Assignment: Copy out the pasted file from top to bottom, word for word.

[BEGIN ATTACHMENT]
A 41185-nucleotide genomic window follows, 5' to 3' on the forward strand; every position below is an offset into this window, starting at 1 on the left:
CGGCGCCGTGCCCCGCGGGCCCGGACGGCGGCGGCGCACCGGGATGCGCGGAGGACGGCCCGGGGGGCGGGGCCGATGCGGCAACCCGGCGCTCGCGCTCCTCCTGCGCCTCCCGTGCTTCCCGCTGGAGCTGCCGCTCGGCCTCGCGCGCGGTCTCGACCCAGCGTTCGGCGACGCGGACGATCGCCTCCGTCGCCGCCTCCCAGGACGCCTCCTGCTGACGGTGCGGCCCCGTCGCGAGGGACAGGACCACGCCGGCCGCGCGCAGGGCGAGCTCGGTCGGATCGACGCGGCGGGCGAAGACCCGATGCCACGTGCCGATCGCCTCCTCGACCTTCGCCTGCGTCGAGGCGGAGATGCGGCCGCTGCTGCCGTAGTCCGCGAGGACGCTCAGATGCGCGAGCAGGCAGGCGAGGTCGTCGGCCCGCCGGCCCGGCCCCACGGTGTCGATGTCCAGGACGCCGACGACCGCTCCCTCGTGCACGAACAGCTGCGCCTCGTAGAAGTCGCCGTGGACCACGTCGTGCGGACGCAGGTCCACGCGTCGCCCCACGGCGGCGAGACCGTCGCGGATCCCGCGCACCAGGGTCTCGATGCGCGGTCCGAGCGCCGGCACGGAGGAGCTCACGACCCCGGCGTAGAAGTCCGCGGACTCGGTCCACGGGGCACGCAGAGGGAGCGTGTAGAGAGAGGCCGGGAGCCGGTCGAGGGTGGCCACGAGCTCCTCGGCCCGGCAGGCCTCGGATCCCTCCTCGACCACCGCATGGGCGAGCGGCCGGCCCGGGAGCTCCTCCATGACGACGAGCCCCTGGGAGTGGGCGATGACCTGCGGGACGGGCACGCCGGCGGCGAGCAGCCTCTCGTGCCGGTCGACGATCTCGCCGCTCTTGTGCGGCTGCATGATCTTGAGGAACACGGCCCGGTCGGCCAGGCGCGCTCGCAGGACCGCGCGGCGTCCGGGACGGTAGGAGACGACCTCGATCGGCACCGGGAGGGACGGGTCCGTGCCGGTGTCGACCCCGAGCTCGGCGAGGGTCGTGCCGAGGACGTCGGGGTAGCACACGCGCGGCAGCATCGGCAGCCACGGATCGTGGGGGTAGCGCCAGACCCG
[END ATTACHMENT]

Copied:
A 41185-nucleotide genomic window follows, 5' to 3' on the forward strand; every position below is an offset into this window, starting at 1 on the left:
CGGCGCCGTGCCCCGCGGGCCCGGACGGCGGCGGCGCACCGGGATGCGCGGAGGACGGCCCGGGGGGCGGGGCCGATGCGGCAACCCGGCGCTCGCGCTCCTCCTGCGCCTCCCGTGCTTCCCGCTGGAGCTGCCGCTCGGCCTCGCGCGCGGTCTCGACCCAGCGTTCGGCGACGCGGACGATCGCCTCCGTCGCCGCCTCCCAGGACGCCTCCTGCTGACGGTGCGGCCCCGTCGCGAGGGACAGGACCACGCCGGCCGCGCGCAGGGCGAGCTCGGTCGGATCGACGCGGCGGGCGAAGACCCGATGCCACGTGCCGATCGCCTCCTCGACCTTCGCCTGCGTCGAGGCGGAGATGCGGCCGCTGCTGCCGTAGTCCGCGAGGACGCTCAGATGCGCGAGCAGGCAGGCGAGGTCGTCGGCCCGCCGGCCCGGCCCCACGGTGTCGATGTCCAGGACGCCGACGACCGCTCCCTCGTGCACGAACAGCTGCGCCTCGTAGAAGTCGCCGTGGACCACGTCGTGCGGACGCAGGTCCACGCGTCGCCCCACGGCGGCGAGACCGTCGCGGATCCCGCGCACCAGGGTCTCGATGCGCGGTCCGAGCGCCGGCACGGAGGAGCTCACGACCCCGGCGTAGAAGTCCGCGGACTCGGTCCACGGGGCACGCAGAGGGAGCGTGTAGAGAGAGGCCGGGAGCCGGTCGAGGGTGGCCACGAGCTCCTCGGCCCGGCAGGCCTCGGATCCCTCCTCGACCACCGCATGGGCGAGCGGCCGGCCCGGGAGCTCCTCCATGACGACGAGCCCCTGGGAGTGGGCGATGACCTGCGGGACGGGCACGCCGGCGGCGAGCAGCCTCTCGTGCCGGTCGACGATCTCGCCGCTCTTGTGCGGCTGCATGATCTTGAGGAACACGGCCCGGTCGGCCAGGCGCGCTCGCAGGACCGCGCGGCGTCCGGGACGGTAGGAGACGACCTCGATCGGCACCGGGAGGGACGGGTCCGTGCCGGTGTCGACCCCGAGCTCGGCGAGGGTCGTGCCGAGGACGTCGGGGTAGCACACGCGCGGCAGCATCGGCAGCCACGGATCGTGGGGGTAGCGCCAGACCCG